.Example

    PS C:\> .\Get-LatestEvent.ps1 -ComputerName server02

    

    Gets today's latest event from enabled event logs on the remote machine server02.

    

.Example

    PS C:\> .\Get-LatestEvent.ps1 -ComputerName server02, server05

    

    Gets today's latest event from enabled event logs on the remote machines server02 and server05.

    

.Example

    PS C:\> .\Get-LatestEvent.ps1 -ComputerName server*

    

    Gets today's latest event from enabled event logs on the remote machines in the domain, name matching 'server*'.

 

#>

 

param(

 

      [Parameter(Mandatory=$false, Position=0)] 

      [ValidateNotNullOrEmpty()] 

      [System.String[]]

      $ComputerName = @('localhost'),

 

      [Parameter(Mandatory=$false)]

      [System.Int32[]]

      $Id,

 

      [Parameter(Mandatory=$false)]

      [System.Diagnostics.Eventing.Reader.StandardEventLevel[]]

      $Severity

 

)

 

# This function queries the AD DS to resolve the computer name.

# =============================================================================

function Get-ComputerName {

 

param(

 

      [Parameter(Mandatory=$true, Position=0)] 

      [ValidateNotNullOrEmpty()] 

      [System.String]

      $ComputerName

 

)

 

      $filter = "(&(objectCategory=Computer)(name=$ComputerName))"

 

      $domain = [System.DirectoryServices.ActiveDirectory.Domain]::GetCurrentDomain()

      $root = [ADSI]"GC://$($domain.Name)"

      $searcher = new-Object System.DirectoryServices.DirectorySearcher($root, $filter)

      $searcher.PropertiesToLoad.Add("name") | Out-Null

 

      $searcher.FindAll() | Foreach-Object {$computer = $_.Properties; $computer.name}

}

 

# This function queries the remote computer for today's latest event.

# =============================================================================

function Get-TodaysLatestEvent {

 

param(

 

      [Parameter(Mandatory=$true, Position=0)] 

    [ValidateNotNullOrEmpty()] 

    [System.String]

    $ComputerName

 

)

 

      $enabledLogs = Get-WinEvent -ListLog * -ComputerName $ComputerName | Where-Object {$_.IsEnabled} | ForEach-Object {$_.LogName}

 

      $filter = @{}

      if (${script:Id}) { $filter['ID'] = ${script:Id} }

      if (${script:Severity}) { $filter['Level'] = (${script:Severity} | %{$_.Value__})}

 

      foreach ($logName in $enabledLogs)

      {

            $filter['LogName'] = $logName

            Get-WinEvent -FilterHashtable $filter -MaxEvents 1 -ComputerName $ComputerName -ErrorAction SilentlyContinue | Where-Object {$_.TimeCreated.Date -eq [DateTime]::Today}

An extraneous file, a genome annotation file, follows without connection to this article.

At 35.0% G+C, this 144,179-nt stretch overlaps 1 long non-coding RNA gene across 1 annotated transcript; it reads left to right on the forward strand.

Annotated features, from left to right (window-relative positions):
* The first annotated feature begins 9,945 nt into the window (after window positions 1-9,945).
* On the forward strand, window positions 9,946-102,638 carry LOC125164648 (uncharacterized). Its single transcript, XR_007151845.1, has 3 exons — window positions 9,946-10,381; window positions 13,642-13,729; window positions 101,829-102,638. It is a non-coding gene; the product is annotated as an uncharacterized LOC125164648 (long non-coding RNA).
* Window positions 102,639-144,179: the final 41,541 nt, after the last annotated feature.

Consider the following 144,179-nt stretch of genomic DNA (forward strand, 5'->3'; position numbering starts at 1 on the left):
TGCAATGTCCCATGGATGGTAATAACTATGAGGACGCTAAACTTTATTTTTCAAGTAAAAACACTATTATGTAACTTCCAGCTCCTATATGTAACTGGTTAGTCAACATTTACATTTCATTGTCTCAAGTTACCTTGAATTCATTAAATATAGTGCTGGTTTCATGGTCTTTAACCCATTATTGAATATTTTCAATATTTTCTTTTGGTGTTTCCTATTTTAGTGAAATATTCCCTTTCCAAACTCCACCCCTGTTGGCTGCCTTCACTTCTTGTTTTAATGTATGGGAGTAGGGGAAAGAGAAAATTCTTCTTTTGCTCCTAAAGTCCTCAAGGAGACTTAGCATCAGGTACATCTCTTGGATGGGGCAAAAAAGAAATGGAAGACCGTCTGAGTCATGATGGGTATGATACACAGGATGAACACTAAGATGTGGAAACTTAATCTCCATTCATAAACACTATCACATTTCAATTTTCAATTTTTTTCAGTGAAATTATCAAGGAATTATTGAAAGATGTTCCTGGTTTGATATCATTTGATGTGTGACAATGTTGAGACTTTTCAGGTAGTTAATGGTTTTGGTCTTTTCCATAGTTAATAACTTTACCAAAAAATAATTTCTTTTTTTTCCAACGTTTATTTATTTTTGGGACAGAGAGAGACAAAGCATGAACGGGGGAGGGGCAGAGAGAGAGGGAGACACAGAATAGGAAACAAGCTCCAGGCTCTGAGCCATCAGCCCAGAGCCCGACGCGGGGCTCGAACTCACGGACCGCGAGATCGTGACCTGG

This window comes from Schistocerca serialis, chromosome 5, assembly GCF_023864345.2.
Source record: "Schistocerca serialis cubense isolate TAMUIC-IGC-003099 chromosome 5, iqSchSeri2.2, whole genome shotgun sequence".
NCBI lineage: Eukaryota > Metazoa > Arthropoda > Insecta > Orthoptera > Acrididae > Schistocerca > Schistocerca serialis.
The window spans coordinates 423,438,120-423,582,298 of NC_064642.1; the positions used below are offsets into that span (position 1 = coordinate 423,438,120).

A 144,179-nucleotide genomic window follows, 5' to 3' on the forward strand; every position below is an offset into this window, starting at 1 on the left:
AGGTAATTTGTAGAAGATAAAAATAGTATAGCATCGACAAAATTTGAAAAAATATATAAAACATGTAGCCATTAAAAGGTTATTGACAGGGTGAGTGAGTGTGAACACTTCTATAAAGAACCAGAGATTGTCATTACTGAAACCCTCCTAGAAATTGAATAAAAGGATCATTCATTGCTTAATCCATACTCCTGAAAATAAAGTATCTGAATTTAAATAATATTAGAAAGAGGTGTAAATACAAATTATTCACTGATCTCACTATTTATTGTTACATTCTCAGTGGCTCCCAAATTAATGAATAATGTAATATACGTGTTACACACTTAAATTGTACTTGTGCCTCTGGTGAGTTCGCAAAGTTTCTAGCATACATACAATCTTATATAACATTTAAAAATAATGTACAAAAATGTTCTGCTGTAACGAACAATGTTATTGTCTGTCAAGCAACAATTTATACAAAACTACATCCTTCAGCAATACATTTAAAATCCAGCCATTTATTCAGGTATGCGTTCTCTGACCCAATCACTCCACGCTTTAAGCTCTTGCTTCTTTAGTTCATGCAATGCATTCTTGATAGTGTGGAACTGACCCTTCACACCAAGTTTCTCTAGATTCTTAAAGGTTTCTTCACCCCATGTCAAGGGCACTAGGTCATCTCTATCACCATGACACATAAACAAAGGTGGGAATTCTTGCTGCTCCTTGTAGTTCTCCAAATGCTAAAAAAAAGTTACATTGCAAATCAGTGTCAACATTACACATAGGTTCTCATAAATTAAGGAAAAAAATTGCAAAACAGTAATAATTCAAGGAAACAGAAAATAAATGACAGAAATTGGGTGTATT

}

}

 

# We loop in here for each computer name specified and query for the events.

# =============================================================================

foreach ($name in $ComputerName)

{

      if ($name -ne 'localhost')

      {

            $ResolvedComputerNames = Get-ComputerName $name

            if (($ResolvedComputerNames -eq $null) -and ($name -notmatch '\*'))

            {

                  Write-Error "Specified Computer '$name' does not exist!"

                  continue

            }

      }

      else

      {

            $ResolvedComputerNames = $name

      }

     

      $ResolvedComputerNames | ForEach-Object {Get-TodaysLatestEvent $_}

}

When the script is executed, the output is as shown here:

Image of command output

If you want to view event details like the date and time the event occurred, the name of the event provider, the event ID, the message associated with that event, and the machine name on which it occurred, you can pipe the output of the script to the Format-List cmdlet, as shown here.

Image of command output

Thank you, Rajesh, for sharing your time to write this solution.

I invite you to follow me on Twitter and Facebook. If you have any questions, send email to me at scripter@microsoft.com, or post your questions on the Official Scripting Guys Forum. See you tomorrow. Until then, peace.

Ed Wilson, Microsoft Scripting Guy

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  • Really nice.

    ===

    <a href="http://dollarstopounds.org.uk" rel="dofollow">Dollars to Pounds</a>

  • Excellent and well explained solution!

    One thing to ask: Is it necessary to use script scope parameters? Usually I try to get along without them ... !?

    And my usual: "Error handling" reminder :-)

    kind regards, Klaus (Schulte)

  • Excellent and well explained solution!

    One thing to ask: Is it necessary to use script scope parameters? Usually I try to get along without them ... !?

    And my usual: "Error handling" reminder :-)

    kind regards, Klaus (Schulte)

  • @iXlinQ: It would be better to use them. You can minimize the scripting effort and you would be providing the consistent experience to the script users.

  • Hi there. When I worked on my solution to this event I became a little preoccupied with analytical and debug logs because they seemed a little different. I had some fun enabling one of them on my Vista box for testing.

    But when I tried this command

    PS > get-winevent -logname "Microsoft-Windows-WinRM/Analytic" -maxevents 1

    I got this message

    Get-WinEvent : The Microsoft-Windows-WinRM/Analytic event log can be read only in the forward chronological order because it is an analytical or a debug log. To see events from the Microsoft-Windows-WinRM/Analytic event log, use the Oldest parameter in the command.

    What I don't understand is how the solution given here handles analytic and debug logs. Can anyone explain ?

    BTW I really enjoyed this years games (as much as I enjoyed last years!). The problems force me to explore aspects of powershell and windows that I haven't needed before. The trouble with work is that there is a great temptation to stop at the first reasonable solution to a technical problem.

    Regards, Eddy from Tasmania.